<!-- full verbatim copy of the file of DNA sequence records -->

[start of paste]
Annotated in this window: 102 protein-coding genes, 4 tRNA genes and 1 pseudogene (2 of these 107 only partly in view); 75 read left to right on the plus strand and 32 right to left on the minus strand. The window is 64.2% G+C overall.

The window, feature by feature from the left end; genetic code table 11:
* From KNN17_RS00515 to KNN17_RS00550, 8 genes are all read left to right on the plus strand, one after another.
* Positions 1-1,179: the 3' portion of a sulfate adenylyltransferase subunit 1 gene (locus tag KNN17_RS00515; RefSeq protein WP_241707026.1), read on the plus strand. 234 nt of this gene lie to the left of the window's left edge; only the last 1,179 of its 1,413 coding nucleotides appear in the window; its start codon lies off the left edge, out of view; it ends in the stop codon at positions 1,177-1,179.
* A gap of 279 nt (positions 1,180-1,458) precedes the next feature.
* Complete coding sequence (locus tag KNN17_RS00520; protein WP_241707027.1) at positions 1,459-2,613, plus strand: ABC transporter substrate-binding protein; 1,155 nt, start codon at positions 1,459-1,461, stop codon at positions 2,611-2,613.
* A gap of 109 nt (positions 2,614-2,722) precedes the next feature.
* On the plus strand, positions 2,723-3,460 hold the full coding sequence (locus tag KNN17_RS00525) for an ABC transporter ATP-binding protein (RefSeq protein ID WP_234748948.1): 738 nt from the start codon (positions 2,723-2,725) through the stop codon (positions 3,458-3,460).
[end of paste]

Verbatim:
Annotated in this window: 102 protein-coding genes, 4 tRNA genes and 1 pseudogene (2 of these 107 only partly in view); 75 read left to right on the plus strand and 32 right to left on the minus strand. The window is 64.2% G+C overall.

The window, feature by feature from the left end; genetic code table 11:
* From KNN17_RS00515 to KNN17_RS00550, 8 genes are all read left to right on the plus strand, one after another.
* Positions 1-1,179: the 3' portion of a sulfate adenylyltransferase subunit 1 gene (locus tag KNN17_RS00515; RefSeq protein WP_241707026.1), read on the plus strand. 234 nt of this gene lie to the left of the window's left edge; only the last 1,179 of its 1,413 coding nucleotides appear in the window; its start codon lies off the left edge, out of view; it ends in the stop codon at positions 1,177-1,179.
* A gap of 279 nt (positions 1,180-1,458) precedes the next feature.
* Complete coding sequence (locus tag KNN17_RS00520; protein WP_241707027.1) at positions 1,459-2,613, plus strand: ABC transporter substrate-binding protein; 1,155 nt, start codon at positions 1,459-1,461, stop codon at positions 2,611-2,613.
* A gap of 109 nt (positions 2,614-2,722) precedes the next feature.
* On the plus strand, positions 2,723-3,460 hold the full coding sequence (locus tag KNN17_RS00525) for an ABC transporter ATP-binding protein (RefSeq protein ID WP_234748948.1): 738 nt from the start codon (positions 2,723-2,725) through the stop codon (positions 3,458-3,460).